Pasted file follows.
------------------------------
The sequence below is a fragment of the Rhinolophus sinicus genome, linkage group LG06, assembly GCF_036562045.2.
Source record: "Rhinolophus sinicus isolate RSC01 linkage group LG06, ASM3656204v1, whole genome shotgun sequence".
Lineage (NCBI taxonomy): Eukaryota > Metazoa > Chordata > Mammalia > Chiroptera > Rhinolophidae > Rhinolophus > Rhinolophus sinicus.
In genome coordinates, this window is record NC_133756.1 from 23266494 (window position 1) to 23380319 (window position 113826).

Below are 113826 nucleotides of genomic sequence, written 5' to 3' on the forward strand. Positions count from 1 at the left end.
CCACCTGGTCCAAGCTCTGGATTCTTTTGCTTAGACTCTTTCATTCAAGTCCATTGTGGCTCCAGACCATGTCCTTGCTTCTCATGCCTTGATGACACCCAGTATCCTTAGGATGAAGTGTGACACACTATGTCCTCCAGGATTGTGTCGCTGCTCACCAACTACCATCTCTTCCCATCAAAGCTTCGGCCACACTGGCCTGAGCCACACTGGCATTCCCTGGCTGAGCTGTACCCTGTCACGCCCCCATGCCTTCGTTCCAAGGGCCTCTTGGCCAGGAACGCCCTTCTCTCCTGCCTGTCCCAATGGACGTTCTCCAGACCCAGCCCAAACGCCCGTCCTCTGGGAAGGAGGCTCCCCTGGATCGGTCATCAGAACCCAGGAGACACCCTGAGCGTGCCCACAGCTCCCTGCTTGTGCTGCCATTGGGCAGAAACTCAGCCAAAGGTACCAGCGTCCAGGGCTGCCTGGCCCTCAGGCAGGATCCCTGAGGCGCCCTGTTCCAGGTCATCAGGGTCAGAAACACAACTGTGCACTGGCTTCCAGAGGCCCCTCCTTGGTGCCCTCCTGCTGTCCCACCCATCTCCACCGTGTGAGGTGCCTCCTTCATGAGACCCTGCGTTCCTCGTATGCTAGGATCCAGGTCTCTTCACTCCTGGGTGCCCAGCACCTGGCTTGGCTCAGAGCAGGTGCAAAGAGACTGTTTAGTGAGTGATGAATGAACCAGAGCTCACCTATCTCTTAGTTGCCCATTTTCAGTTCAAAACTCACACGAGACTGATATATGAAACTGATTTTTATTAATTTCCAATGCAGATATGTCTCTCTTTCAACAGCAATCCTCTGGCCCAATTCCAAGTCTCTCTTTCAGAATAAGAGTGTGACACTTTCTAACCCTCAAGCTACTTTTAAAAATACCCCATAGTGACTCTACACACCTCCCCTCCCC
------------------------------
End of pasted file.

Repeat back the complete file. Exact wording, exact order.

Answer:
The sequence below is a fragment of the Rhinolophus sinicus genome, linkage group LG06, assembly GCF_036562045.2.
Source record: "Rhinolophus sinicus isolate RSC01 linkage group LG06, ASM3656204v1, whole genome shotgun sequence".
Lineage (NCBI taxonomy): Eukaryota > Metazoa > Chordata > Mammalia > Chiroptera > Rhinolophidae > Rhinolophus > Rhinolophus sinicus.
In genome coordinates, this window is record NC_133756.1 from 23266494 (window position 1) to 23380319 (window position 113826).

Below are 113826 nucleotides of genomic sequence, written 5' to 3' on the forward strand. Positions count from 1 at the left end.
CCACCTGGTCCAAGCTCTGGATTCTTTTGCTTAGACTCTTTCATTCAAGTCCATTGTGGCTCCAGACCATGTCCTTGCTTCTCATGCCTTGATGACACCCAGTATCCTTAGGATGAAGTGTGACACACTATGTCCTCCAGGATTGTGTCGCTGCTCACCAACTACCATCTCTTCCCATCAAAGCTTCGGCCACACTGGCCTGAGCCACACTGGCATTCCCTGGCTGAGCTGTACCCTGTCACGCCCCCATGCCTTCGTTCCAAGGGCCTCTTGGCCAGGAACGCCCTTCTCTCCTGCCTGTCCCAATGGACGTTCTCCAGACCCAGCCCAAACGCCCGTCCTCTGGGAAGGAGGCTCCCCTGGATCGGTCATCAGAACCCAGGAGACACCCTGAGCGTGCCCACAGCTCCCTGCTTGTGCTGCCATTGGGCAGAAACTCAGCCAAAGGTACCAGCGTCCAGGGCTGCCTGGCCCTCAGGCAGGATCCCTGAGGCGCCCTGTTCCAGGTCATCAGGGTCAGAAACACAACTGTGCACTGGCTTCCAGAGGCCCCTCCTTGGTGCCCTCCTGCTGTCCCACCCATCTCCACCGTGTGAGGTGCCTCCTTCATGAGACCCTGCGTTCCTCGTATGCTAGGATCCAGGTCTCTTCACTCCTGGGTGCCCAGCACCTGGCTTGGCTCAGAGCAGGTGCAAAGAGACTGTTTAGTGAGTGATGAATGAACCAGAGCTCACCTATCTCTTAGTTGCCCATTTTCAGTTCAAAACTCACACGAGACTGATATATGAAACTGATTTTTATTAATTTCCAATGCAGATATGTCTCTCTTTCAACAGCAATCCTCTGGCCCAATTCCAAGTCTCTCTTTCAGAATAAGAGTGTGACACTTTCTAACCCTCAAGCTACTTTTAAAAATACCCCATAGTGACTCTACACACCTCCCCTCCCC